Poor by Accident or by Design?: Poverty in Israel

A while back, I toured Bethlehem with some friends. In addition to seeing the city, we also visited an attached refugee camp (now we find out whether my parents read this blog). It was a strange experience as the camp reminded me of the poorer parts of Meah Shearim, a Haredi neighborhood in Jerusalem. Both neighborhoods were densely packed, poorly planned and clearly impoverished. The main difference was that there was more pro-Fatah and less anti-Zionist graffiti in Bethlehem.

Not long ago, the OECD released an economic report covering a number of issues. Bibi proudly announced that the study showed that Israelis are among the most satisfied people in the world. Others fired back that he had ignored another part of the report that showed that Israel has the highest rate of poverty in the OECD. Some people even gloated about the poverty numbers as the political culture of the day requires cutting off our nose to spite the country. Others insisted that poverty measures are notoriously fickle and unreliable, surely these numbers have no significance! It’s Israel! Things are always great!

Exactly how big a problem is poverty in the country? First, the facts. The measure that the OECD uses looks at disposable income per household (how much money each household has for spending after paying  taxes and receiving benefits) in comparison to the rest of the country. If the household has less than 50% of the median disposable income then it is impoverished. The two countries with the highest poverty rates are the US and Israel (18%) while the OECD average is 11%. The Israeli rate has slightly increased since 2007. If we were looking at market income (how much the household takes in before taxes and receiving benefits) then Israel is below average. Let us also note that there is a 100% correlation between granting Avi Bieler citizenship and experiencing high levels of poverty.


Above: The rates of poverty in various OECD countries. Below:Rate of increase in poverty

Israel’s current high disposable income poverty levels has its roots in 2002 when a recession crushed the Israeli economy. To cope, the government slashed many welfare benefits, removing an important crutch from two groups that tend to have lower incomes and already faced high levels of poverty, Israeli-Arabs and Haredi Jews. While the cuts led to higher employment rates among the groups, the jobs were largely part time and low paying and the new-found income was not enough to make up for lost welfare. Therefore, since the recession, poverty amongst those populations has increased while it has remained stable amongst non-Haredi Jews.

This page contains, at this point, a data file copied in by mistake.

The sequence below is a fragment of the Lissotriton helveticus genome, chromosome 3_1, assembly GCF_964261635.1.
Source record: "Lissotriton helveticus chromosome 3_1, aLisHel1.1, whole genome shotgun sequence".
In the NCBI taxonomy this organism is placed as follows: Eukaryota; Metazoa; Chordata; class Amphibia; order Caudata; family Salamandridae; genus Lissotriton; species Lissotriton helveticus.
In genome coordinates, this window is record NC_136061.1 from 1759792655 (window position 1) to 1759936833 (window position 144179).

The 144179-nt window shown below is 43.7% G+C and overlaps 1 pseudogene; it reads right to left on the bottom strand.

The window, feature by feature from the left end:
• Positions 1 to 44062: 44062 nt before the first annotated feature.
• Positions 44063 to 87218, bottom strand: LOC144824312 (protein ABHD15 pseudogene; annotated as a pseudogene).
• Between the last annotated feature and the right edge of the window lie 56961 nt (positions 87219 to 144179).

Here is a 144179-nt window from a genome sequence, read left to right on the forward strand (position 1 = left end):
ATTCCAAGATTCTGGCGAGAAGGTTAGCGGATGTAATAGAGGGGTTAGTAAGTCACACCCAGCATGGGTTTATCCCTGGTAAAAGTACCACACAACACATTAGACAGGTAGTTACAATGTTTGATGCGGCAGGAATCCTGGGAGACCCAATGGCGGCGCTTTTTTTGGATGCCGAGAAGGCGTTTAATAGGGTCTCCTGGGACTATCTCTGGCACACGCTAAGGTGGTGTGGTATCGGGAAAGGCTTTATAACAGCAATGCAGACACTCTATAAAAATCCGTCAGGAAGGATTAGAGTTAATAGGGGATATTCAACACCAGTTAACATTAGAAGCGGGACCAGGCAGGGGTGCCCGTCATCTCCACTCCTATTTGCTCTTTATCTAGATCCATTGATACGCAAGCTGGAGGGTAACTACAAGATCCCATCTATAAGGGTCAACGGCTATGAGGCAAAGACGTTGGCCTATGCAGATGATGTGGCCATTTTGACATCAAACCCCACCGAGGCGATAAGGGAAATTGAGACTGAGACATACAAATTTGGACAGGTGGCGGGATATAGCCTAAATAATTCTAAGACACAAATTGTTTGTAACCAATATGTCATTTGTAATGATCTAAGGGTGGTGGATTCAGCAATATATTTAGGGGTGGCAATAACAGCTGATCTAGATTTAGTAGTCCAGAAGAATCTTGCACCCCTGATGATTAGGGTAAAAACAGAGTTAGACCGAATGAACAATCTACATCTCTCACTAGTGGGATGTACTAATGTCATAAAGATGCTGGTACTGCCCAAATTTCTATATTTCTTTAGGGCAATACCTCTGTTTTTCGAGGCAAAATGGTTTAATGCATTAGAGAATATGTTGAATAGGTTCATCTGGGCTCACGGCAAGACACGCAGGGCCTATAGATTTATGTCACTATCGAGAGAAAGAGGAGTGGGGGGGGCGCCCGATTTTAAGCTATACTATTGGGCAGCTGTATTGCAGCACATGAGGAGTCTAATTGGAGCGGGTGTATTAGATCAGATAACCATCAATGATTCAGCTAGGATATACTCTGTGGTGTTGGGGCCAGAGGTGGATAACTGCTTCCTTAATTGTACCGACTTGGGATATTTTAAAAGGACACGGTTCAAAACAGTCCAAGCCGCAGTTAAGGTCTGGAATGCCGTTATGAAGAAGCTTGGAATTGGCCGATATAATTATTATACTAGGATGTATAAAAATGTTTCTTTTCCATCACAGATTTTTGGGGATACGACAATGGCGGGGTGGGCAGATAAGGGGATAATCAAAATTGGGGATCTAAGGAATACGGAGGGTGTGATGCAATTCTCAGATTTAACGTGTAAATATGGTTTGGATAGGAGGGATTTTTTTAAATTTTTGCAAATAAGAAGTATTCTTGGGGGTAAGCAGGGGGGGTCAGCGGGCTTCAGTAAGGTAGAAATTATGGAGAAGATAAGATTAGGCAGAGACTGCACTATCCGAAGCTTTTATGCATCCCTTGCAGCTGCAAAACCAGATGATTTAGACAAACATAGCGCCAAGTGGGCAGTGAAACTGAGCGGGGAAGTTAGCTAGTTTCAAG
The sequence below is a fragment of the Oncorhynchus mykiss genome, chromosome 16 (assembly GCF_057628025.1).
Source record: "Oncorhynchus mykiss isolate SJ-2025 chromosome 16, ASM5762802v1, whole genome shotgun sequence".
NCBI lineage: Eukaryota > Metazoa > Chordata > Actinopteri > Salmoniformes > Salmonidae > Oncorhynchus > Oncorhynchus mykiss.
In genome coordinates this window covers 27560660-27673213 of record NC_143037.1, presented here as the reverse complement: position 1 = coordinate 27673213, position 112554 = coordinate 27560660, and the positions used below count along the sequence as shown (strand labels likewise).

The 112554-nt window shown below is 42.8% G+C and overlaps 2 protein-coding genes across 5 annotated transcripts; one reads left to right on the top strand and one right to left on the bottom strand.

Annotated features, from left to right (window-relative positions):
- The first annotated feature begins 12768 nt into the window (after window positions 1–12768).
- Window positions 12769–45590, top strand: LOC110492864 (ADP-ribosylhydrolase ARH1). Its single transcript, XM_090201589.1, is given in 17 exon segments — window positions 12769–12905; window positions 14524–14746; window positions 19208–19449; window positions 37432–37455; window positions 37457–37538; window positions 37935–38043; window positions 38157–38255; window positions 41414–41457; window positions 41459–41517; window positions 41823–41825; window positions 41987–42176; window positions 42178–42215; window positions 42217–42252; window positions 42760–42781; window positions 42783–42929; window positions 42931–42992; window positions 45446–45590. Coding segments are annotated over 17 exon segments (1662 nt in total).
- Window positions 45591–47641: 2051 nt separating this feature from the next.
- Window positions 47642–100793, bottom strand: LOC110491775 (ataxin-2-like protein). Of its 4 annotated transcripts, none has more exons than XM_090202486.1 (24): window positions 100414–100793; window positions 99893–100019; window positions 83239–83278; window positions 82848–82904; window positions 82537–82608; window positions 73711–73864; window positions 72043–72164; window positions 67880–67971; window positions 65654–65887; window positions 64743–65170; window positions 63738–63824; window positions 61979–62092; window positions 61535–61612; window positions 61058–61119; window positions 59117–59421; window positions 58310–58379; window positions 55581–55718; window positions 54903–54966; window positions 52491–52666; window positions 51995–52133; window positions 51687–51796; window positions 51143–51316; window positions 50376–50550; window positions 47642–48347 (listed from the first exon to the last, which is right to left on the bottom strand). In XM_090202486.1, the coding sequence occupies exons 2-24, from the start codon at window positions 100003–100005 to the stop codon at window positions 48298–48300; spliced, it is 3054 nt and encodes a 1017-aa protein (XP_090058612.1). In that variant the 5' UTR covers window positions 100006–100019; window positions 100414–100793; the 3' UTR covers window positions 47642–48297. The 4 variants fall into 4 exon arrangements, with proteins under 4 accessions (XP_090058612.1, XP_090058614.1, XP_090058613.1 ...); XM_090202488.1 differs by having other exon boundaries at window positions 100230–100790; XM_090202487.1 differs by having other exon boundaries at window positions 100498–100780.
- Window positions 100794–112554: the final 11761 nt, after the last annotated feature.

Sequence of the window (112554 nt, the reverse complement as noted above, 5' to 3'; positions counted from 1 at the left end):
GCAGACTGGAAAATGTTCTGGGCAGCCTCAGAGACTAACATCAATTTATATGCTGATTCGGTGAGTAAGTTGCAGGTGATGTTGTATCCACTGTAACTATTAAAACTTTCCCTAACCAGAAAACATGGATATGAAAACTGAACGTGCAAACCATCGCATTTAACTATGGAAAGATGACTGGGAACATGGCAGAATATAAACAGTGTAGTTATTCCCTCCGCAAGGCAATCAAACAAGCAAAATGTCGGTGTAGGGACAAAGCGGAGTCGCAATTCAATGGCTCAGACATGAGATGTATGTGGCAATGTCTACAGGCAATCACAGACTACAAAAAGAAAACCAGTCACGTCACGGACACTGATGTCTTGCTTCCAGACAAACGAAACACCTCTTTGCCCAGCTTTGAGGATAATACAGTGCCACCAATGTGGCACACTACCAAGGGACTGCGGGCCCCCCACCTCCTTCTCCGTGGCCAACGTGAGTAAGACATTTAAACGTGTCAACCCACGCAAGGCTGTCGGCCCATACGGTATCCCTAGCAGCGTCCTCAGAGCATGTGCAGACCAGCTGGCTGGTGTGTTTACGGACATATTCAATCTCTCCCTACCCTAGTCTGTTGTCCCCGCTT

Haredim have increased their income from labor by 41%, but still tend to have very low incomes.
Th massive difference in Haredi and Israeli-Arab poverty and non-Haredi Jew poverty

What can the government do about this? A government’s most direct solution to fixing poverty is to transfer funds to the impoverished. However, the government doesn’t have much more to spend due to, trust me on this , low taxes in the country (see the chart below). Israel’s public expenditure is right in line with its tax revenues and it would be hard-pressed to increase one without the other. If it would want to increase taxes it would most likely do so on the middle class as taxes on the highest earners are already well above the OECD average, while the taxes on the lower income levels are quite low. Alternatively, the government could reduce spending in one area, such as defense, and transfer that money to welfare payments. Another is option is job market intervention. Though methods such as raising the minimum wage could lead to higher unemployment and would not significantly help those with part time jobs.

Israel’s spending matches up with its revenue. Take a second to find Greece if you want to laugh a bit.

Another solution is to find a way to increase income levels in the Haredi and Israeli Arab populations. Anything to get more Israeli-Arabs and Haredi Jews to graduate high school would help as wages are usually correlated with levels of education. The current low number of graduates out of these communities are appalling. Technical schools may be one way to translate schooling into well paid labor. The communities themselves can also begin to address cultural attitudes towards labor market participation. In general, both communities and non-Haredi Jews must discover integration solutions that work for everyone.

Its strange that Yair Lapid and the Haredi community have so much animosity towards one another when the share so much when it comes to graduating high school.

When you are thinking about which party to vote for in the next election, you should consider what they are offering to do about poverty in these two sectors. As you may remember from this glorious post, the more everyone is educated, the more the market can produce which will lead to higher tax revenues and living standards helping all of us. In the future, I hope to write more on matters of poverty and would love to hear your ideas to fight the phenomenon.

(The article is largely based on a study from the Taub Center).

2 thoughts on “Poor by Accident or by Design?: Poverty in Israel”

  1. You completely missed the point that this poverty indicator measures “relative poverty” not real poverty and in fact has nothing to do with poverty.


    1. Thanks for reading! I don’t think I missed that point, but would you like to elaborate on what you mean by real poverty? What’s your preferred definition?


Leave a Reply

Fill in your details below or click an icon to log in:

WordPress.com Logo

You are commenting using your WordPress.com account. Log Out /  Change )

Twitter picture

You are commenting using your Twitter account. Log Out /  Change )

Facebook photo

You are commenting using your Facebook account. Log Out /  Change )

Connecting to %s

%d bloggers like this: